David Clark, the Cabinet minister with responsibility for public service computer networks, last night published Whitehall's latest report on preparations for the Year 2000 (Y2K) computer date-change - when many computers are expected to crash because they are programmed to interpret the year suffix "00" as 1900, rather than 2000.
According to Mr Clark's calculations, the overall costs of putting the problem right have increased from an estimated pounds 370m to pounds 393m over the last three months - but final costs could well be three times as much as that when hospitals, schools, police and fire services are taken into account.
Computer Weekly reports tomorrow that internal government figures already show a millennium bug budget in excess of the pounds 750m planned for the Millennium Dome. Tony Blair, who has taken keen interest in the issue, is to make a speech on it at a Midland Bank conference later this month.
An illustration of the escalation in costs was provided yesterday by the Highways Agency, which had previously budgeted for pounds 4.3m. Yesterday, that shot up to pounds 14.3m, with a completion deadline slipping from the end of this year to Spring 1998 - because of "new activities".
The new work included projects for "Type approval of traffic control equipment" and "Trunk road highway network infrastructure". Mr Clark summed that up as "management of traffic lights".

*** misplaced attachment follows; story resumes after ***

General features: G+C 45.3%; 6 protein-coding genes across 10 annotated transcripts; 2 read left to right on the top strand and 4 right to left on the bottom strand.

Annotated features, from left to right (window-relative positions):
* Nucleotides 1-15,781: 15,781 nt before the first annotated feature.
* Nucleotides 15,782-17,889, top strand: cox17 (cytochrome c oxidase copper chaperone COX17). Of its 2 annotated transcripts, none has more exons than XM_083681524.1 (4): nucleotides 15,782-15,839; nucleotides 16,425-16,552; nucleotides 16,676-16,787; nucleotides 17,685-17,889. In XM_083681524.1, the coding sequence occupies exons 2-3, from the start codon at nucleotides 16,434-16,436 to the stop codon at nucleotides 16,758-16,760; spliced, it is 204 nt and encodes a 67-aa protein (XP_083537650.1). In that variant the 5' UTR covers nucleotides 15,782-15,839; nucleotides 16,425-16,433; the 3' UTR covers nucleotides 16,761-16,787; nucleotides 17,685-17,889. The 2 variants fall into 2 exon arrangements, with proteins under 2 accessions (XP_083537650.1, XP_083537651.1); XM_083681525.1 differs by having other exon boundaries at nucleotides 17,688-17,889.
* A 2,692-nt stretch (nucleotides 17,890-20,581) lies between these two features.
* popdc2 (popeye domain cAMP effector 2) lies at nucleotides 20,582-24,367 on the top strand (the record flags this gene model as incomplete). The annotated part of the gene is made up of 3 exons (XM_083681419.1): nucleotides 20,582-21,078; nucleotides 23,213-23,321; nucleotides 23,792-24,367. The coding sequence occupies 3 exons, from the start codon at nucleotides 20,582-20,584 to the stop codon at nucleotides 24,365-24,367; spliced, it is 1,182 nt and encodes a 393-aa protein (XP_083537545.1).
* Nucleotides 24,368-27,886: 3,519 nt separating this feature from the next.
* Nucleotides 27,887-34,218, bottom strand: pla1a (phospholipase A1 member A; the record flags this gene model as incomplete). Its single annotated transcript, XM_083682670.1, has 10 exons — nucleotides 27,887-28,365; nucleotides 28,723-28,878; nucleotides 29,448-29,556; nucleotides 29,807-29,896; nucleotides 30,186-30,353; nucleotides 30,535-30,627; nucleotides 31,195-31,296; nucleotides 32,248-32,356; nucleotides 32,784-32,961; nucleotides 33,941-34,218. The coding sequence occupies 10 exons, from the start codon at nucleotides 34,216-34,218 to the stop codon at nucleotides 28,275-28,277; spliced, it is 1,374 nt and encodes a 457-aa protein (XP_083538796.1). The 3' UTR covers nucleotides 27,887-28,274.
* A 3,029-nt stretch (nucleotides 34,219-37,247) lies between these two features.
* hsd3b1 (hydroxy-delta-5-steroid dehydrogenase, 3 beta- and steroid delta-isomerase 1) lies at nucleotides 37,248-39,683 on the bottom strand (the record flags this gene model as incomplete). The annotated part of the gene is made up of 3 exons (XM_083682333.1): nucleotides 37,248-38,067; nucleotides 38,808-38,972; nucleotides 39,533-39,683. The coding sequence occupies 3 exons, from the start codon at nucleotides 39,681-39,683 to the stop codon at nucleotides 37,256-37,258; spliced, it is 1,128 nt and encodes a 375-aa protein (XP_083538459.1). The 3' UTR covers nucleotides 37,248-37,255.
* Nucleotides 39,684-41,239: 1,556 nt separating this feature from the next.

So far, the agency has spent just pounds 130,000 - less than one per cent of its overall budget - and its answers to the standard questions put by the Cabinet Office illustrate the fraught nature of the exercise faced by government and business.
Asked what percentage of its computer system components for which it had adequate assurance of millennium compliance, the Highways Agency replied: "Unknown". It also said replies it had received from suppliers, asked for assurances that they were dealing with their Y2K problems, were "patchy".
Mr Clark said in a Commons reply: "The progress reports indicate that many organisations have reached the testing stage, and in some cases, completed work for significant systems."
He also said that all organisations now set themselves a completion date, "with 81 per cent expecting to complete work by March 1999". But departments have not been given central benchmarks for the work ahead - nor have they been given deadlines for testing their equipment.
The Department of Health even reported: "Programme completion date is end of March 2000, this to allow for remedial work after 1.1.2000."
Mr Clark said he had no direct responsibility for hospitals, and that Frank Dobson, Secretary of State for Health, had written to them separately, asking to be kept informed of progress.Reuse content